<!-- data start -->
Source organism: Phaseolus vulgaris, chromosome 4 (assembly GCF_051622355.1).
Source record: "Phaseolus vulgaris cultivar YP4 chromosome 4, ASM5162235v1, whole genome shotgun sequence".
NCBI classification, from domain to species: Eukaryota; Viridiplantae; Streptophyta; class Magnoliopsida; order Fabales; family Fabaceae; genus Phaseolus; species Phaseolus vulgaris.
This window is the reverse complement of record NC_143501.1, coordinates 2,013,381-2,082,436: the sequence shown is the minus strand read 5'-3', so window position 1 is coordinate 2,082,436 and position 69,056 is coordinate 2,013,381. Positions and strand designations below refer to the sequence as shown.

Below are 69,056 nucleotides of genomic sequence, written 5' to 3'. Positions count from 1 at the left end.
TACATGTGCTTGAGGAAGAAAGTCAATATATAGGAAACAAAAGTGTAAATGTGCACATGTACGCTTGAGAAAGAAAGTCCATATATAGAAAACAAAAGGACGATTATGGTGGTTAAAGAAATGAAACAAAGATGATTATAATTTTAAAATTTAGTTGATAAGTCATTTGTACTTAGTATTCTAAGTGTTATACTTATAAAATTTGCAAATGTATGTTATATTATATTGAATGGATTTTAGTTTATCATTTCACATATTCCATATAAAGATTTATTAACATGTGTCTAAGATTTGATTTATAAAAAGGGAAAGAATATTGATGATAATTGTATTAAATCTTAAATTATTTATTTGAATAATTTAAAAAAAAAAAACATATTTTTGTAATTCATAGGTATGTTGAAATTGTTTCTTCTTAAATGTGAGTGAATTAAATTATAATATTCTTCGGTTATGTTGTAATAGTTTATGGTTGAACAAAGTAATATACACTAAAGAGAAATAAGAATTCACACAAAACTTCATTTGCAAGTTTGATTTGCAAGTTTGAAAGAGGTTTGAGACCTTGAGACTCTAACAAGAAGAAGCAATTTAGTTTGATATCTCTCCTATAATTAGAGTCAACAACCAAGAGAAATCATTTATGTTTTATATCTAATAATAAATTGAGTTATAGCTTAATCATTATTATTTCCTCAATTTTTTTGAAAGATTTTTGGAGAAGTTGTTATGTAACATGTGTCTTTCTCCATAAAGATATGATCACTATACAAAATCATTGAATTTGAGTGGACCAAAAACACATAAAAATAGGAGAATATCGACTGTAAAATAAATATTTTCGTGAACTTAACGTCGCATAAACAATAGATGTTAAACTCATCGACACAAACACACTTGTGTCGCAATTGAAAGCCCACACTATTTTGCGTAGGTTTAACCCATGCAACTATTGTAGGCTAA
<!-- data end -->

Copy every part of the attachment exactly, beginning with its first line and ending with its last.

Source organism: Phaseolus vulgaris, chromosome 4 (assembly GCF_051622355.1).
Source record: "Phaseolus vulgaris cultivar YP4 chromosome 4, ASM5162235v1, whole genome shotgun sequence".
NCBI classification, from domain to species: Eukaryota; Viridiplantae; Streptophyta; class Magnoliopsida; order Fabales; family Fabaceae; genus Phaseolus; species Phaseolus vulgaris.
This window is the reverse complement of record NC_143501.1, coordinates 2,013,381-2,082,436: the sequence shown is the minus strand read 5'-3', so window position 1 is coordinate 2,082,436 and position 69,056 is coordinate 2,013,381. Positions and strand designations below refer to the sequence as shown.

Below are 69,056 nucleotides of genomic sequence, written 5' to 3'. Positions count from 1 at the left end.
TACATGTGCTTGAGGAAGAAAGTCAATATATAGGAAACAAAAGTGTAAATGTGCACATGTACGCTTGAGAAAGAAAGTCCATATATAGAAAACAAAAGGACGATTATGGTGGTTAAAGAAATGAAACAAAGATGATTATAATTTTAAAATTTAGTTGATAAGTCATTTGTACTTAGTATTCTAAGTGTTATACTTATAAAATTTGCAAATGTATGTTATATTATATTGAATGGATTTTAGTTTATCATTTCACATATTCCATATAAAGATTTATTAACATGTGTCTAAGATTTGATTTATAAAAAGGGAAAGAATATTGATGATAATTGTATTAAATCTTAAATTATTTATTTGAATAATTTAAAAAAAAAAAACATATTTTTGTAATTCATAGGTATGTTGAAATTGTTTCTTCTTAAATGTGAGTGAATTAAATTATAATATTCTTCGGTTATGTTGTAATAGTTTATGGTTGAACAAAGTAATATACACTAAAGAGAAATAAGAATTCACACAAAACTTCATTTGCAAGTTTGATTTGCAAGTTTGAAAGAGGTTTGAGACCTTGAGACTCTAACAAGAAGAAGCAATTTAGTTTGATATCTCTCCTATAATTAGAGTCAACAACCAAGAGAAATCATTTATGTTTTATATCTAATAATAAATTGAGTTATAGCTTAATCATTATTATTTCCTCAATTTTTTTGAAAGATTTTTGGAGAAGTTGTTATGTAACATGTGTCTTTCTCCATAAAGATATGATCACTATACAAAATCATTGAATTTGAGTGGACCAAAAACACATAAAAATAGGAGAATATCGACTGTAAAATAAATATTTTCGTGAACTTAACGTCGCATAAACAATAGATGTTAAACTCATCGACACAAACACACTTGTGTCGCAATTGAAAGCCCACACTATTTTGCGTAGGTTTAACCCATGCAACTATTGTAGGCTAA